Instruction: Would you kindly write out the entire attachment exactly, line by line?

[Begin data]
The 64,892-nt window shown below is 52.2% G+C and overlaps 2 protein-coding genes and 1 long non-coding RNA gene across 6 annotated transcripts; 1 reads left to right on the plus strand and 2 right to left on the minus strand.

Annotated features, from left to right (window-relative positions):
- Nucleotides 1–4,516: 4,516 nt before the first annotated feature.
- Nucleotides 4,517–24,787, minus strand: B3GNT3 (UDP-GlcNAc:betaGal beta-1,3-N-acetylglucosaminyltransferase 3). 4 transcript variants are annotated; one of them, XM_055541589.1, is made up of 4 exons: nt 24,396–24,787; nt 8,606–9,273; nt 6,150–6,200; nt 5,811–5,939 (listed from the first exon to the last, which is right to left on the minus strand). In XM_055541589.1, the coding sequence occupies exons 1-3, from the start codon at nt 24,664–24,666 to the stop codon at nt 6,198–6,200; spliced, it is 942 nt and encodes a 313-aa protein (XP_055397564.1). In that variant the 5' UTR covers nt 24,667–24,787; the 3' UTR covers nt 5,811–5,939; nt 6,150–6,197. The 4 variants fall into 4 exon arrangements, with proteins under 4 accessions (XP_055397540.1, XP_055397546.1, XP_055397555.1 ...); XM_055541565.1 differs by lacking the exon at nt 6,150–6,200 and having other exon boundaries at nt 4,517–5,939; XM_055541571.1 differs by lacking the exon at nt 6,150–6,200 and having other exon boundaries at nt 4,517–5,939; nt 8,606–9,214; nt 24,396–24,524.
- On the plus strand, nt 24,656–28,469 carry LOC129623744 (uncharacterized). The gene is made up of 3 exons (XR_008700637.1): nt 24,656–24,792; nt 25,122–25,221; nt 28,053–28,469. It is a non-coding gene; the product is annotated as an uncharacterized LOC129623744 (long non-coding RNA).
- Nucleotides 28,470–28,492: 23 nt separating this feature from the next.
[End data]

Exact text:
The 64,892-nt window shown below is 52.2% G+C and overlaps 2 protein-coding genes and 1 long non-coding RNA gene across 6 annotated transcripts; 1 reads left to right on the plus strand and 2 right to left on the minus strand.

Annotated features, from left to right (window-relative positions):
- Nucleotides 1–4,516: 4,516 nt before the first annotated feature.
- Nucleotides 4,517–24,787, minus strand: B3GNT3 (UDP-GlcNAc:betaGal beta-1,3-N-acetylglucosaminyltransferase 3). 4 transcript variants are annotated; one of them, XM_055541589.1, is made up of 4 exons: nt 24,396–24,787; nt 8,606–9,273; nt 6,150–6,200; nt 5,811–5,939 (listed from the first exon to the last, which is right to left on the minus strand). In XM_055541589.1, the coding sequence occupies exons 1-3, from the start codon at nt 24,664–24,666 to the stop codon at nt 6,198–6,200; spliced, it is 942 nt and encodes a 313-aa protein (XP_055397564.1). In that variant the 5' UTR covers nt 24,667–24,787; the 3' UTR covers nt 5,811–5,939; nt 6,150–6,197. The 4 variants fall into 4 exon arrangements, with proteins under 4 accessions (XP_055397540.1, XP_055397546.1, XP_055397555.1 ...); XM_055541565.1 differs by lacking the exon at nt 6,150–6,200 and having other exon boundaries at nt 4,517–5,939; XM_055541571.1 differs by lacking the exon at nt 6,150–6,200 and having other exon boundaries at nt 4,517–5,939; nt 8,606–9,214; nt 24,396–24,524.
- On the plus strand, nt 24,656–28,469 carry LOC129623744 (uncharacterized). The gene is made up of 3 exons (XR_008700637.1): nt 24,656–24,792; nt 25,122–25,221; nt 28,053–28,469. It is a non-coding gene; the product is annotated as an uncharacterized LOC129623744 (long non-coding RNA).
- Nucleotides 28,470–28,492: 23 nt separating this feature from the next.